I recently came across an article on ceramics and how it can help those battling depression. In it, they discussed the work of art psychotherapist Joshua K. M. Nan. Nan studied the effect that ceramic art therapy can have in those struggling with depressive disorders, and his findings were impressive!
Those who were taking ceramic art therapies “had lower levels of depression and improved ‘daily functioning, general mental health, and holistic BMS well-being.’” Why? Nan believes that working with a malleable substance requiring physical exertion gives it a boost over other forms of art therapy. Malleable substance and physical exertion – does that sound like anything else you know?
Without having conducted my own research study, I feel quite confident in saying that needle felting can help relieve depression. Even on days when depression makes it hard to do much, needle felting gives you something to do, and the feeling of accomplishment that comes with creating something from nothing. And, wool is malleable, and stabbing it a lot takes physical exertion.
Similar to ceramics, needle felting engages you both physically and mentally. It’s an achievable craft for anyone, and participants can create progressively more complex works.
In addition, you can use needle felting to express your innermost emotions that you just can’t put into words. For some people, it can be helpful to personify their depression, and view it as something separate from themselves. What better way to do this than to felt a physical representation of what depression feels like for you?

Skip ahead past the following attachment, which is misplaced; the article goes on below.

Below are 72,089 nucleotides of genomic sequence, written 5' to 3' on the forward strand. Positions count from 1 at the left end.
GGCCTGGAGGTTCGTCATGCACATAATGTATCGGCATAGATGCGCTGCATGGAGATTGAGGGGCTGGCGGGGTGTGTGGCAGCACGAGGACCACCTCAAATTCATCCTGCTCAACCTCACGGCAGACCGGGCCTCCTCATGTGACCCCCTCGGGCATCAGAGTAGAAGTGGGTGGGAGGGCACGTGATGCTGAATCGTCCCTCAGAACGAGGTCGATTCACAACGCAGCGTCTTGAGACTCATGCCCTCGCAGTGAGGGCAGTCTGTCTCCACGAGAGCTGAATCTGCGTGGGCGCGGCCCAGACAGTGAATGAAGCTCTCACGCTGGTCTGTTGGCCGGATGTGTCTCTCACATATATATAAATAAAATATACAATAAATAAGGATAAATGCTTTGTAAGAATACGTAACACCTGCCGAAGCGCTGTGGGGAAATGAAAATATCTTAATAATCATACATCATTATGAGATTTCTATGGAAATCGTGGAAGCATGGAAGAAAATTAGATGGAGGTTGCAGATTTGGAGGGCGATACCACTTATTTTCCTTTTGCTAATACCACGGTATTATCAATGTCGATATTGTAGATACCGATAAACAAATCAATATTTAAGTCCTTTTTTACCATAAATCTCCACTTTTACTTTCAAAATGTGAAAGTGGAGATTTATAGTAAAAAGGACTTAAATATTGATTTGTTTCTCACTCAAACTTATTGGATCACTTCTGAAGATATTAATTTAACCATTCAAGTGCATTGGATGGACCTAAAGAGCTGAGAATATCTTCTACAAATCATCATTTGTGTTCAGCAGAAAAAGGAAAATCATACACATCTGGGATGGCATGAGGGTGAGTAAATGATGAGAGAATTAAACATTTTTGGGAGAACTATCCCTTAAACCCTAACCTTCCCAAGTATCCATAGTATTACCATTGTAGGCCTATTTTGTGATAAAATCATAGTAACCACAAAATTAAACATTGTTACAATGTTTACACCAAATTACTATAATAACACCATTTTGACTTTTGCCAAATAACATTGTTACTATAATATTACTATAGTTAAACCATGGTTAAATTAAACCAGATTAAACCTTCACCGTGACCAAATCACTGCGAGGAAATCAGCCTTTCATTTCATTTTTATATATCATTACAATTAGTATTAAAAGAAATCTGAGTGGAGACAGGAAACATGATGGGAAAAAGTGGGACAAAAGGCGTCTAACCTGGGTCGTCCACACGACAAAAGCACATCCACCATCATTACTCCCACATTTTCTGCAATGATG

Or, maybe distraction is more your preference. You can choose a project based around a family member’s favorite animal. (Come on, who doesn’t have an aunt that collects frogs or turtles or chickens or some other animal-based tchotchkes?) When you’re crafting your frog, you can focus on warm memories you share with this aunt, and imagine the joy she’ll feel when she receives such a thoughtful gift. Needle felting can do all that.
Best of all, if you lose motivation, needle felting will always be there waiting, exactly as you left it, when you come back. There are no stitches to count, no colors to re-mix, just a ball of wool waiting for you to take another stab at it. (Couldn’t resist the pun)
If you’d like to give needle felting a try to improve your mood, join my academy! You’ll get video courses, learn techniques, and receive support to get you started, or improve your felting skillset. There’s no pressure, only support and a love of wool crafting here! Whether your first project is a blob of sadness or a cheery chicken, we’re here for you! Won’t you join us?